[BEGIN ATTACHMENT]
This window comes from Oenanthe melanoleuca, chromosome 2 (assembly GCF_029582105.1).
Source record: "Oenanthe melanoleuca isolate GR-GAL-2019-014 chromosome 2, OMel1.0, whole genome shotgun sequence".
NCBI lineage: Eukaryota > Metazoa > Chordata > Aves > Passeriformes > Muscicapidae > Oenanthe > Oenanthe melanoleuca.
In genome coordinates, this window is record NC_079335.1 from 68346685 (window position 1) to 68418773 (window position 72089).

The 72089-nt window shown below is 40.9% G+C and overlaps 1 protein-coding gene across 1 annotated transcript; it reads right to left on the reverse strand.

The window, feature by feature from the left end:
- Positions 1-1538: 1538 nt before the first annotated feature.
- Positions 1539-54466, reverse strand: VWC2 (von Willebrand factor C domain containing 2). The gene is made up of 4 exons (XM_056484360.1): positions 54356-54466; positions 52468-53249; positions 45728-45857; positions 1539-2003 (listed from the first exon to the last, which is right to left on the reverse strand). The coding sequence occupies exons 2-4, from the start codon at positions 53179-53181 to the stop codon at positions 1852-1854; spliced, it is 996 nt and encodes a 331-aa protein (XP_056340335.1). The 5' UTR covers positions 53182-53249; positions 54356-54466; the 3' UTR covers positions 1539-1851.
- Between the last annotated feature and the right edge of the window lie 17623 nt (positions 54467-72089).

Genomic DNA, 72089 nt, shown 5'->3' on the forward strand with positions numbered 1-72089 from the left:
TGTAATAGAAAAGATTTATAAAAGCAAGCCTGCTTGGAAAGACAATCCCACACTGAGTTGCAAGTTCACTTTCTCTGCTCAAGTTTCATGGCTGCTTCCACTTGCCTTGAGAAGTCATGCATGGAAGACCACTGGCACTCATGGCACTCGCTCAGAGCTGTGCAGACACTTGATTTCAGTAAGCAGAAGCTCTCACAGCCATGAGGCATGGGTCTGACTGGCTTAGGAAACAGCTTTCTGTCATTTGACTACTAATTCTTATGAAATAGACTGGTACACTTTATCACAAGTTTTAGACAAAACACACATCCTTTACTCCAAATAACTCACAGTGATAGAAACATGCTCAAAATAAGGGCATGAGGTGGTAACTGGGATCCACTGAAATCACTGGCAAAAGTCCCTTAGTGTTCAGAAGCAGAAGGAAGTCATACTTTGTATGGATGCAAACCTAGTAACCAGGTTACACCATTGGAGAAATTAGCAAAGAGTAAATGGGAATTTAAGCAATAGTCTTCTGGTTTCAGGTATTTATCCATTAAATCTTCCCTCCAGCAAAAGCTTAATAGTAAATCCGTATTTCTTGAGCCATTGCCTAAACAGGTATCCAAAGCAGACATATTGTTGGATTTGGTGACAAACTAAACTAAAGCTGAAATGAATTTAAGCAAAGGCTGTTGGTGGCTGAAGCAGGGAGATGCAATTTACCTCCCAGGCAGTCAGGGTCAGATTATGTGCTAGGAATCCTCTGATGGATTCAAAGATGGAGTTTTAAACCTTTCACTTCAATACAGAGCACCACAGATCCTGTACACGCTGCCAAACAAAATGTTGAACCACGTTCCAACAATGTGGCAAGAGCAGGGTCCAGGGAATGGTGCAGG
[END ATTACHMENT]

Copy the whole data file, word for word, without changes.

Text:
This window comes from Oenanthe melanoleuca, chromosome 2 (assembly GCF_029582105.1).
Source record: "Oenanthe melanoleuca isolate GR-GAL-2019-014 chromosome 2, OMel1.0, whole genome shotgun sequence".
NCBI lineage: Eukaryota > Metazoa > Chordata > Aves > Passeriformes > Muscicapidae > Oenanthe > Oenanthe melanoleuca.
In genome coordinates, this window is record NC_079335.1 from 68346685 (window position 1) to 68418773 (window position 72089).

The 72089-nt window shown below is 40.9% G+C and overlaps 1 protein-coding gene across 1 annotated transcript; it reads right to left on the reverse strand.

The window, feature by feature from the left end:
- Positions 1-1538: 1538 nt before the first annotated feature.
- Positions 1539-54466, reverse strand: VWC2 (von Willebrand factor C domain containing 2). The gene is made up of 4 exons (XM_056484360.1): positions 54356-54466; positions 52468-53249; positions 45728-45857; positions 1539-2003 (listed from the first exon to the last, which is right to left on the reverse strand). The coding sequence occupies exons 2-4, from the start codon at positions 53179-53181 to the stop codon at positions 1852-1854; spliced, it is 996 nt and encodes a 331-aa protein (XP_056340335.1). The 5' UTR covers positions 53182-53249; positions 54356-54466; the 3' UTR covers positions 1539-1851.
- Between the last annotated feature and the right edge of the window lie 17623 nt (positions 54467-72089).

Genomic DNA, 72089 nt, shown 5'->3' on the forward strand with positions numbered 1-72089 from the left:
TGTAATAGAAAAGATTTATAAAAGCAAGCCTGCTTGGAAAGACAATCCCACACTGAGTTGCAAGTTCACTTTCTCTGCTCAAGTTTCATGGCTGCTTCCACTTGCCTTGAGAAGTCATGCATGGAAGACCACTGGCACTCATGGCACTCGCTCAGAGCTGTGCAGACACTTGATTTCAGTAAGCAGAAGCTCTCACAGCCATGAGGCATGGGTCTGACTGGCTTAGGAAACAGCTTTCTGTCATTTGACTACTAATTCTTATGAAATAGACTGGTACACTTTATCACAAGTTTTAGACAAAACACACATCCTTTACTCCAAATAACTCACAGTGATAGAAACATGCTCAAAATAAGGGCATGAGGTGGTAACTGGGATCCACTGAAATCACTGGCAAAAGTCCCTTAGTGTTCAGAAGCAGAAGGAAGTCATACTTTGTATGGATGCAAACCTAGTAACCAGGTTACACCATTGGAGAAATTAGCAAAGAGTAAATGGGAATTTAAGCAATAGTCTTCTGGTTTCAGGTATTTATCCATTAAATCTTCCCTCCAGCAAAAGCTTAATAGTAAATCCGTATTTCTTGAGCCATTGCCTAAACAGGTATCCAAAGCAGACATATTGTTGGATTTGGTGACAAACTAAACTAAAGCTGAAATGAATTTAAGCAAAGGCTGTTGGTGGCTGAAGCAGGGAGATGCAATTTACCTCCCAGGCAGTCAGGGTCAGATTATGTGCTAGGAATCCTCTGATGGATTCAAAGATGGAGTTTTAAACCTTTCACTTCAATACAGAGCACCACAGATCCTGTACACGCTGCCAAACAAAATGTTGAACCACGTTCCAACAATGTGGCAAGAGCAGGGTCCAGGGAATGGTGCAGG